Tough week ahead for S.African youth leader Malema
South African youth leader Julius Malema faces a tough week, with the resumption Sunday of a disciplinary hearing that could boot him from the ruling ANC and a verdict due Monday in his hate speech trial.
The firebrand chief of the African National Congress' youth league faces expulsion if found guilty of "sowing dissent" and bringing the party into "disrepute" when he called for neighbouring Botswana's President Ian Khama to be overthrown.
Five other top youth league officials are also charged in the hearings, widely seen as a battle for influence over the ANC ahead of party elections next year where the top leadership posts will be chosen.
The opening of the hearing last week was marred by violent protests which left a police officer and at least five journalists injured as supporters threw beer bottles and burned t-shirts with President Jacob Zuma's image.
The violence was condemned by the ANC, which also rejected a move by Malema to have the charges dropped after he apologised for the remarks on Botswana.
"Despite being a relatively young member of the party, he has created a niche for himself within the party, which places ANC in a difficult situation," said Joleen Steyn-Kotze, political analyst at the Nelson Mandela Metropolitan University.
"We must understand that Malema is in a powerful position, he was instrumental in bringing Jacob Zuma into power."
Malema vocally backed Zuma's ouster of predecessor Thabo Mbeki from the helm of the ANC, but has since fallen out with the president who came to power in 2009.
Now Malema is accused of sowing divisions, after media reports linked him to a movement to oust Zuma as party leader.
The youth league appears to be pushing for Deputy President Kgalema Motlanthe to take over as party boss, which would make him the ANC candidate in general elections in 2014 and leave Zuma as a one-term president.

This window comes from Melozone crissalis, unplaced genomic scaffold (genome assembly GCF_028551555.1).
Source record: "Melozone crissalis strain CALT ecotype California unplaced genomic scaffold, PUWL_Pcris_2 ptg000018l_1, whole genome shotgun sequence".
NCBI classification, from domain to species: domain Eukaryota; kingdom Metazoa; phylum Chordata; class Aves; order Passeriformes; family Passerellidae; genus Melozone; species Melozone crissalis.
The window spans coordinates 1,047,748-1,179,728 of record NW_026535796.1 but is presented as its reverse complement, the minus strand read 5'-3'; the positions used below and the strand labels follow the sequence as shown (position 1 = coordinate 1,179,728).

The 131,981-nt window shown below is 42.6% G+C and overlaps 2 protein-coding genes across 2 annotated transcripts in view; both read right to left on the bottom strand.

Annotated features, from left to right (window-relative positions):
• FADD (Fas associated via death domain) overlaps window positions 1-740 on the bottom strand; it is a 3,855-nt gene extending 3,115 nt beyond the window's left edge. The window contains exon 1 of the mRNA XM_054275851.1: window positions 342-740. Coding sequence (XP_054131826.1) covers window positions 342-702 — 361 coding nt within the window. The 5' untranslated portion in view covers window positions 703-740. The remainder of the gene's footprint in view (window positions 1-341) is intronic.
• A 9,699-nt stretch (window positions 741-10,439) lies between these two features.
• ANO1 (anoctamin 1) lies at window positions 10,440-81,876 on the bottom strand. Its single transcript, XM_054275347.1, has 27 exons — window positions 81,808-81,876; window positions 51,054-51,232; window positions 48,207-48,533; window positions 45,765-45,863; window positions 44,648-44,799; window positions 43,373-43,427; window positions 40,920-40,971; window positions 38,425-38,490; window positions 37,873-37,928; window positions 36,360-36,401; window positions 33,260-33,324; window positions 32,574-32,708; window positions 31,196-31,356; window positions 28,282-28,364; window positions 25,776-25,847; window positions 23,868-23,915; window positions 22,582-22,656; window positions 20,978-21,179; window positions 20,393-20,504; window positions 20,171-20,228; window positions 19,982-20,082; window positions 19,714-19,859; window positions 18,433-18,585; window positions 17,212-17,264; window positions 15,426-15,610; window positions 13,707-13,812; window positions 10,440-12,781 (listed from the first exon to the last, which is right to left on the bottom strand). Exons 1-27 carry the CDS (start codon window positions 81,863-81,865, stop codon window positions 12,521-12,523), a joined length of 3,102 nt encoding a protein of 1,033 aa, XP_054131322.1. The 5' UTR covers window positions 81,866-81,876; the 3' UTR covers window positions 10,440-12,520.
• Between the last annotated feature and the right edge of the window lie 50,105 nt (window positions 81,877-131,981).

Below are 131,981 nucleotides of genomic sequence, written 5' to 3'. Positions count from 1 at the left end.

Malema, 30, is notorious for racially charged rhetoric, making him one of South Africa's most controversial figures.
His calls to nationalise the country's mines and redistribute profits to poor blacks have set the mining industry and international investors on edge.
Malema was taken to court in May this year for publicly singing an anti-apartheid struggle song whose chorus loosely translates as "shoot the white farmer".
The lobby group that brought the case wants the song banned as hate speech. The judgement is expected Monday.
He's already been convicted once of hate speech, for saying a woman who had accused Zuma of rape had "a nice time". Zuma was cleared of the charge.
Despite his scandals, Zuma, Malema remains influential within the ANC, whose youth wing is one of the main components of the party's electoral college.
Malema was found guilty of criticising Zuma in another ANC disciplinary hearing last year, and faces possible expulsion from the party if found guilty again.
Despite his political base among impoverished blacks, Malema has become known for enjoying the high life. He lives in the upmarket Johannesburg neighbourhood of Sandton, wears a Breitling watch and has a taste for fast cars.
His wealth became the subject of a police investigation after a local newspaper reported he was the beneficiary of a trust fund that allegedly received kickbacks from businesses that won valuable government tenders.
© 2011 AFP